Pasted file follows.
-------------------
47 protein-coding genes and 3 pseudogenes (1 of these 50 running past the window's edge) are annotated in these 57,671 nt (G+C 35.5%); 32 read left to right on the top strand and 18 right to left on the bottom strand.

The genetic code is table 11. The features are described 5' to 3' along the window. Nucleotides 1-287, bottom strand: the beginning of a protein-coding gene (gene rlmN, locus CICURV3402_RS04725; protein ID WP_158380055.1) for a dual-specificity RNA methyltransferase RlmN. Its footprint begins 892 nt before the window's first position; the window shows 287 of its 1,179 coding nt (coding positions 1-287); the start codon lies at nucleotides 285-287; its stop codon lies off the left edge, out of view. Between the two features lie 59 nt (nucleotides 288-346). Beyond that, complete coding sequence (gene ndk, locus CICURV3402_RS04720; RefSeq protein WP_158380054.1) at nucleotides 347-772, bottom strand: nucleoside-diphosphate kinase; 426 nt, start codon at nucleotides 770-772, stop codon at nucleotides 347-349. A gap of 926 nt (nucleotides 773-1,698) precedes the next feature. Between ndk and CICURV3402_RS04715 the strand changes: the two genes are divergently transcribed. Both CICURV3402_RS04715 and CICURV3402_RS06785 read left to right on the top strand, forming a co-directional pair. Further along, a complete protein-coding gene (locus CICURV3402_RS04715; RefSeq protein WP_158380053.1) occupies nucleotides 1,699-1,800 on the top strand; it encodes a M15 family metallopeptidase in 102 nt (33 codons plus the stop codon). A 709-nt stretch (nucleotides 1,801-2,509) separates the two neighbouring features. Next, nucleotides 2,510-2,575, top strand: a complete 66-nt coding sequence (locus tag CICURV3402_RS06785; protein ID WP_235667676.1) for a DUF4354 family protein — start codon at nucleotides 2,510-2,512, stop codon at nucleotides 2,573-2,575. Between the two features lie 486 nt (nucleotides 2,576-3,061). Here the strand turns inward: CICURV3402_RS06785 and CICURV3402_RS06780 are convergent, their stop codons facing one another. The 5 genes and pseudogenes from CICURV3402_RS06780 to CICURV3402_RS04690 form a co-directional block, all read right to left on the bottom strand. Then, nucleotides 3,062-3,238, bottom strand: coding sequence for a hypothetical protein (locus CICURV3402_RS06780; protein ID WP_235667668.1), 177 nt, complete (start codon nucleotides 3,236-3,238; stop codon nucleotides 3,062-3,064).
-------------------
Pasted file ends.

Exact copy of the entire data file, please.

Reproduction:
47 protein-coding genes and 3 pseudogenes (1 of these 50 running past the window's edge) are annotated in these 57,671 nt (G+C 35.5%); 32 read left to right on the top strand and 18 right to left on the bottom strand.

The genetic code is table 11. The features are described 5' to 3' along the window. Nucleotides 1-287, bottom strand: the beginning of a protein-coding gene (gene rlmN, locus CICURV3402_RS04725; protein ID WP_158380055.1) for a dual-specificity RNA methyltransferase RlmN. Its footprint begins 892 nt before the window's first position; the window shows 287 of its 1,179 coding nt (coding positions 1-287); the start codon lies at nucleotides 285-287; its stop codon lies off the left edge, out of view. Between the two features lie 59 nt (nucleotides 288-346). Beyond that, complete coding sequence (gene ndk, locus CICURV3402_RS04720; RefSeq protein WP_158380054.1) at nucleotides 347-772, bottom strand: nucleoside-diphosphate kinase; 426 nt, start codon at nucleotides 770-772, stop codon at nucleotides 347-349. A gap of 926 nt (nucleotides 773-1,698) precedes the next feature. Between ndk and CICURV3402_RS04715 the strand changes: the two genes are divergently transcribed. Both CICURV3402_RS04715 and CICURV3402_RS06785 read left to right on the top strand, forming a co-directional pair. Further along, a complete protein-coding gene (locus CICURV3402_RS04715; RefSeq protein WP_158380053.1) occupies nucleotides 1,699-1,800 on the top strand; it encodes a M15 family metallopeptidase in 102 nt (33 codons plus the stop codon). A 709-nt stretch (nucleotides 1,801-2,509) separates the two neighbouring features. Next, nucleotides 2,510-2,575, top strand: a complete 66-nt coding sequence (locus tag CICURV3402_RS06785; protein ID WP_235667676.1) for a DUF4354 family protein — start codon at nucleotides 2,510-2,512, stop codon at nucleotides 2,573-2,575. Between the two features lie 486 nt (nucleotides 2,576-3,061). Here the strand turns inward: CICURV3402_RS06785 and CICURV3402_RS06780 are convergent, their stop codons facing one another. The 5 genes and pseudogenes from CICURV3402_RS06780 to CICURV3402_RS04690 form a co-directional block, all read right to left on the bottom strand. Then, nucleotides 3,062-3,238, bottom strand: coding sequence for a hypothetical protein (locus CICURV3402_RS06780; protein ID WP_235667668.1), 177 nt, complete (start codon nucleotides 3,236-3,238; stop codon nucleotides 3,062-3,064).